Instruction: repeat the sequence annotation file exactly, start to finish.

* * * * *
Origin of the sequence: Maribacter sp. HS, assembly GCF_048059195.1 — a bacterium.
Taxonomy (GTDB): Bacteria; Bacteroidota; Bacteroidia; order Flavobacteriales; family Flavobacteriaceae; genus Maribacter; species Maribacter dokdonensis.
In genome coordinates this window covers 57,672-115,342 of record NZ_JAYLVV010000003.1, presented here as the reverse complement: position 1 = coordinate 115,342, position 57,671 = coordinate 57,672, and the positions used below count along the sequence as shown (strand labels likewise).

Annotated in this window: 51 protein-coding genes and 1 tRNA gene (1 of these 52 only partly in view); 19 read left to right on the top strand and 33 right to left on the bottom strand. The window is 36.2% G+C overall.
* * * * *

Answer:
Origin of the sequence: Maribacter sp. HS, assembly GCF_048059195.1 — a bacterium.
Taxonomy (GTDB): Bacteria; Bacteroidota; Bacteroidia; order Flavobacteriales; family Flavobacteriaceae; genus Maribacter; species Maribacter dokdonensis.
In genome coordinates this window covers 57,672-115,342 of record NZ_JAYLVV010000003.1, presented here as the reverse complement: position 1 = coordinate 115,342, position 57,671 = coordinate 57,672, and the positions used below count along the sequence as shown (strand labels likewise).

Annotated in this window: 51 protein-coding genes and 1 tRNA gene (1 of these 52 only partly in view); 19 read left to right on the top strand and 33 right to left on the bottom strand. The window is 36.2% G+C overall.